Informix rolled out several new products and a handful of partnerships with tool vendors under an umbrella initiative called the Informix Universal Web Architecture. The architecture includes existing database software, new development tools, middleware, and third-party support to enable businesses to create, store, and manage Web site components in a single database, said Brett Bachman, general manager of enterprise products at Informix.
What's new in the architecture--and what differentiates Informix's Web plans from that of competitors including Oracle and Microsoft--is the ability to store all Web site elements including HTML pages, Java applets, and graphics components in a single database. That could drastically simplify creation and management of complex Web sites which typically consist of multiple graphics and scripts scattered across many systems, said Bachman.
Another key point in the architecture is support for Java. Informix will now allow developers to write server-based code, such as database-stored procedure logic, in Java, in addition to its existing support for C and C++. The goal is to make Java support as complete as that available for other languages. "Java provides portability and ease of development advantages. But Java has not provided the highest performance for data access. Now you can do server-side Java programming, so you can write business logic or Data Blades [to support various data types] in Java for better performance," said Bachman.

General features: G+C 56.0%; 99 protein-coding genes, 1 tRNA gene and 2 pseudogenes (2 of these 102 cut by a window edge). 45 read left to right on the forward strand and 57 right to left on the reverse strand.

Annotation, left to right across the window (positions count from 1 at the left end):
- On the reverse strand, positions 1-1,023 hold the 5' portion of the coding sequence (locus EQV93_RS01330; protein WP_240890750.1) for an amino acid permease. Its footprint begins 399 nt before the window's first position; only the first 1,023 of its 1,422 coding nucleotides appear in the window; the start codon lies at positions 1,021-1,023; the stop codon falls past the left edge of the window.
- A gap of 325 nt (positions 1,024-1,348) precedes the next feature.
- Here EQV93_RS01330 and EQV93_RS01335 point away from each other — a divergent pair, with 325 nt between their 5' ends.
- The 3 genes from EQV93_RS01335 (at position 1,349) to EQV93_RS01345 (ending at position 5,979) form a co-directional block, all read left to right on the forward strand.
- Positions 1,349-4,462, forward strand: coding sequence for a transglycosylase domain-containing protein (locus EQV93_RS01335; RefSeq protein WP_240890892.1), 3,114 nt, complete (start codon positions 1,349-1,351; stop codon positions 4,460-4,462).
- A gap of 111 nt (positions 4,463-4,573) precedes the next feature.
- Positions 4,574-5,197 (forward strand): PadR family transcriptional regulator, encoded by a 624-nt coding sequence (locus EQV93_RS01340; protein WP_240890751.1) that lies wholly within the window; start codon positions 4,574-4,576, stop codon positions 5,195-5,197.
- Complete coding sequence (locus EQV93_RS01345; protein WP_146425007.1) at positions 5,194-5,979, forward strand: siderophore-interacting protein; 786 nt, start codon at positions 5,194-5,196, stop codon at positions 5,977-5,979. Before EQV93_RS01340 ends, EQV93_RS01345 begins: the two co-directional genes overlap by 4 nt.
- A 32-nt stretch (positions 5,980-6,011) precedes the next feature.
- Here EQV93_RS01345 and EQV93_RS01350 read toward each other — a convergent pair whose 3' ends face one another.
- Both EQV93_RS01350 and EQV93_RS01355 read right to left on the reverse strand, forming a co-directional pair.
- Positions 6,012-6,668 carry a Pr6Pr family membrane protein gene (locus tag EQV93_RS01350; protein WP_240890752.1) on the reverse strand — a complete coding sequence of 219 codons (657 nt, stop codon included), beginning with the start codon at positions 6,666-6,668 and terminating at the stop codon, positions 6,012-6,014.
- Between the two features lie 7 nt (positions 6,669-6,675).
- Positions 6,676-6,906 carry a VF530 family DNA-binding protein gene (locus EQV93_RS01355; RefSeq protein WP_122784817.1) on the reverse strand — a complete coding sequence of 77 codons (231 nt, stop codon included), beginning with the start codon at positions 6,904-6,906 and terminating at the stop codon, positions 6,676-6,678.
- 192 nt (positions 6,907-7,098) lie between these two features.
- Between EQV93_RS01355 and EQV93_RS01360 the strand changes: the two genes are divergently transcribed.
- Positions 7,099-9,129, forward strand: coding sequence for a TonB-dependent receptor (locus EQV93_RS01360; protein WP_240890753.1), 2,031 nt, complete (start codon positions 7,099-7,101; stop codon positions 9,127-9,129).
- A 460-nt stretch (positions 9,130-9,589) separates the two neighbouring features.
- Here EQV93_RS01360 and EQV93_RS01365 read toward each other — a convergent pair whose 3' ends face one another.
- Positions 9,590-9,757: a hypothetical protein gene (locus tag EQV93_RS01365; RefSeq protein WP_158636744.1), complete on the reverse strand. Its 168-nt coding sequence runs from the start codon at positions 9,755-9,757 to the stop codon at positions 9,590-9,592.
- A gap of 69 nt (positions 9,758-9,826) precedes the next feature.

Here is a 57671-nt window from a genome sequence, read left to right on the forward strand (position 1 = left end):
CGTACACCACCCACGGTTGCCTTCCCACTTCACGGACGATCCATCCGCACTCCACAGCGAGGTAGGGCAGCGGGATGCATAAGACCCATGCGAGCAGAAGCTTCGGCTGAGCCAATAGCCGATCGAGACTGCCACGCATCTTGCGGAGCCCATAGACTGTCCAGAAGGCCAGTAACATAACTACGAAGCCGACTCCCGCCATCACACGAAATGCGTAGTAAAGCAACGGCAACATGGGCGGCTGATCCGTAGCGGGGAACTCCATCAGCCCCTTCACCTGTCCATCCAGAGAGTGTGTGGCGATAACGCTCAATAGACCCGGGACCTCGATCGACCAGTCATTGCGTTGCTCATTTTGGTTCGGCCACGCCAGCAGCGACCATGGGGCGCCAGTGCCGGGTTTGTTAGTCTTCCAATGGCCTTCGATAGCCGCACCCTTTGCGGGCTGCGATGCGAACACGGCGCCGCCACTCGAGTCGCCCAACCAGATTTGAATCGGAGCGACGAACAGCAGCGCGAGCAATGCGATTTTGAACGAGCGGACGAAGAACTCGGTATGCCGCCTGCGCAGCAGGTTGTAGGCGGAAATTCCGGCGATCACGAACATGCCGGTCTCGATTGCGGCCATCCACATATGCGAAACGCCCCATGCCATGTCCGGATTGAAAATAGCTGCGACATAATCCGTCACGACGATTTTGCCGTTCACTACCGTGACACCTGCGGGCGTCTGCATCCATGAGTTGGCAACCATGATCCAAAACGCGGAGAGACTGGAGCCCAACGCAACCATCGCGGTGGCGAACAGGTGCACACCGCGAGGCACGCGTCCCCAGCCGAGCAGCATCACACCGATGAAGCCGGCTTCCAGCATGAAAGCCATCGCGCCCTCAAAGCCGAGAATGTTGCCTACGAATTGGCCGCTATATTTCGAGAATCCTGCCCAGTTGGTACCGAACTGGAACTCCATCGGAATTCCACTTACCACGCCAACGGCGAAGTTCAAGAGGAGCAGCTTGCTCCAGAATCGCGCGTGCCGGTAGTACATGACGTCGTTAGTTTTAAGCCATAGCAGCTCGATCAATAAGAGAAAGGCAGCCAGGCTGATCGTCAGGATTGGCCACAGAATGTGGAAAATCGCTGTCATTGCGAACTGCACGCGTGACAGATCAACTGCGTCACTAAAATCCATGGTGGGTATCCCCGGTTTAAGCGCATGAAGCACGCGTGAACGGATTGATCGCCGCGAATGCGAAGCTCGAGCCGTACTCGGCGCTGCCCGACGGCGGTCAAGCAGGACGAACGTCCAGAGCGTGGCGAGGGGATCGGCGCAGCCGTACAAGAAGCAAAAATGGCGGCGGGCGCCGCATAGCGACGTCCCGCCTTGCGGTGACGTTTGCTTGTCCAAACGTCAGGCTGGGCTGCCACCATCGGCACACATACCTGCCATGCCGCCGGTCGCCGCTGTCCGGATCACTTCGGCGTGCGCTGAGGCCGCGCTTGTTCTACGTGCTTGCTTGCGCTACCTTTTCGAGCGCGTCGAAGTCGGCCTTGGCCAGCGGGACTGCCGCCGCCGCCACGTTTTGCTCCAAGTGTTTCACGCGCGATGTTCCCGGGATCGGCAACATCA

Informix has introduced a new development tool, called JWorks, for writing Java applications. The tool lets programmers assemble Java applications by dragging and dropping prewritten components into a single application. Informix will sell the tool separately, beginning in mid-1997, and as a component in a revamped version of its New Era toolset, also set to debut next year. No pricing for the tools has been announced.
To connect all of the various Web site components, to make hooking third-party tools into the architecture easier, and to provide application state management, the company has announced Universal Web Connect middleware that sits between client applications and backend database servers. The middleware also links Informix's Universal Server and Online databases into Web servers from Microsoft and Netscape Communications.
The major feature of the middleware is to push Web site updates to Web browser-based users. The middleware uses a publish-and-subscribe system that lets users receive updates on particular subjects. For instance, users could build Web storefronts for electronic commerce applications that automatically update and refresh Web pages when new items are added to stock. No pricing has been announced for the middleware. Bachman said it will ship next month for the company's Online Dynamic Server database family, and in the first quarter of 1997 for Informix's upcoming Universal Server database.